Both the “Leave” and “Remain” camps who are battling over the issue of Britain’s EU membership ahead of Thursday’s referendum have clashed in the last televised campaign debate at Wembley Arena in London.
For almost two hours both sides grappled with questions in front of an audience of 6,000 people on the issues of immigration, the economy and sovereignty.
Former mayor of London and leading campaigner for the “Leave” camp, Boris Johnson claimed the UK needed control over its trade policy:
Our entire trade negotiating policy is consecrated, is handed over to the EU commission, where only 3,6% of the officials actually come from our country. And it is no wonder, that they have…not been able to do essential free trade deal with China, India, with all the great economies of the world including America.”
Johnson went onto suggest June 23 could become Britain’s Independence Day if the result was a Brexit.
Jobs depend on EU
Meanwhile newly election Mayor of London Sadiq Khan too issue with Johnson’s outlook on trade and business:
“Boris you should know better – because I speak to businesses round our city every day of the week and you know what, half-a-million jobs in London are directly dependent on the European Union. I speak to companies around the world – more than 60 percent of the world’s leading companies – Sony, AIG Insurance, Bloomberg – have their European headquarters, guess where? Here in London. Half of our exports go to Europe. Boris, why have you suddenly changed your mind?”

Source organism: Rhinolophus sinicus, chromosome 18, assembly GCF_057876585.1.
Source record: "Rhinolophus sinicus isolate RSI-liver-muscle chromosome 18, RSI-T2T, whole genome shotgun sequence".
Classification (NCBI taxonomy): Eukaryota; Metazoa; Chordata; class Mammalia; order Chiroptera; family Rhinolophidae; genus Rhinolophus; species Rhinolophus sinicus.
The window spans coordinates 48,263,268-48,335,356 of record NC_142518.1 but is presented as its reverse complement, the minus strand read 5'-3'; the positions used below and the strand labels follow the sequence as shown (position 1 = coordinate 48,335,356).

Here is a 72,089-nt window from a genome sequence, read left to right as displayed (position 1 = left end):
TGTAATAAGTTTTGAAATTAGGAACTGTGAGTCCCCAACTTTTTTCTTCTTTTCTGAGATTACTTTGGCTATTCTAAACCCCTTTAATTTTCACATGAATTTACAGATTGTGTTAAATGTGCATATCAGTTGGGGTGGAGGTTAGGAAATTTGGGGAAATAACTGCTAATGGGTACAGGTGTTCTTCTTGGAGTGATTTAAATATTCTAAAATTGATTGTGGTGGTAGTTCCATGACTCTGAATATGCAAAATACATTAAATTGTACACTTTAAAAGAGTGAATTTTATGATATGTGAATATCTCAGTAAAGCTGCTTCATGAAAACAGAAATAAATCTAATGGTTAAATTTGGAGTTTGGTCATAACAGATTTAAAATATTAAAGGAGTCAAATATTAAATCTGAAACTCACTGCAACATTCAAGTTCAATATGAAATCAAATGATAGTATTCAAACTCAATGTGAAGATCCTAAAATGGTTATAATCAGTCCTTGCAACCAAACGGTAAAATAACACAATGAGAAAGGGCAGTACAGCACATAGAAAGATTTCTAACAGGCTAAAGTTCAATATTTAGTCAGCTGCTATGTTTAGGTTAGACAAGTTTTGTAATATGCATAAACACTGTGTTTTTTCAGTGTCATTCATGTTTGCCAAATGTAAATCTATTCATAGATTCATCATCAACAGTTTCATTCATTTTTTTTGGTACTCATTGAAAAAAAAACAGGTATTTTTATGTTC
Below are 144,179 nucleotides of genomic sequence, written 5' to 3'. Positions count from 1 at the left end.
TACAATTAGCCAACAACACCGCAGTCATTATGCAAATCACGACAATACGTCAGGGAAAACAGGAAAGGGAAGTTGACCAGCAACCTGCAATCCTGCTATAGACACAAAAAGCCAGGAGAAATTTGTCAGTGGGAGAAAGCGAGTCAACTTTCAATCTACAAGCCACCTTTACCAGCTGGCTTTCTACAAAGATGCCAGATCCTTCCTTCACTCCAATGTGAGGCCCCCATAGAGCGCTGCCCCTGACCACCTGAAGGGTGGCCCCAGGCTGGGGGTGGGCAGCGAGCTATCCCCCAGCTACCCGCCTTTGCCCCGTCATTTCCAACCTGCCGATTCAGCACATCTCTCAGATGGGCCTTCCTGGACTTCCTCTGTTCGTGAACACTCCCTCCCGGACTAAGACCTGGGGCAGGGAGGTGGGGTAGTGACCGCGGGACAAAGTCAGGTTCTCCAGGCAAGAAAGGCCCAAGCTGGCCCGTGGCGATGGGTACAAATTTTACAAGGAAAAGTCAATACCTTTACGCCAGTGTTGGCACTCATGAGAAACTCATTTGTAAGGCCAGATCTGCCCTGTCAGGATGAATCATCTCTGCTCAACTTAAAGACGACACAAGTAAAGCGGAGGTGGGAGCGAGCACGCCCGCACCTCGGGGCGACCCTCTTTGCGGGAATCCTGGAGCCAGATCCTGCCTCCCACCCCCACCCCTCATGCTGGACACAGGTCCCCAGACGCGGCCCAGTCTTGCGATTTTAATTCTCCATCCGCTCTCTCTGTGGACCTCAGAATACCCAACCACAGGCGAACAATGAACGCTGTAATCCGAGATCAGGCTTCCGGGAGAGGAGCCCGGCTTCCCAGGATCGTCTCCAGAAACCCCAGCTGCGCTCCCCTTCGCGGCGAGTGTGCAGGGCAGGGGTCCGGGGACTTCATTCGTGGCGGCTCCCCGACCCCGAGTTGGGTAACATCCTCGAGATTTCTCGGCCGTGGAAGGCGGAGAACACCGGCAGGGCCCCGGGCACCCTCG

For the “Leave” camp Andrea Leadsom it was more about safeguarding Britains’s democracy.
While MP Ruth Davidson later made an impassioned speech about Britain being stronger in Europe.
Earlier in a hastily arranged ten minute statement outside Downing Street, Prime Minister David Cameron
appealed to voters across the generations:
“To put it as clearly as I can our economic security is paramount. It is stronger if we stay. If we leave we put it at risk. That is a risk to jobs, a risk to families, a risk to our children’s future and there is no going back.”
With less than a day now before the polls open pundits are still unsure which way the British voters will go. What is for sure, after the divisive nature of the campaign its unclear how normal politics will be resumed.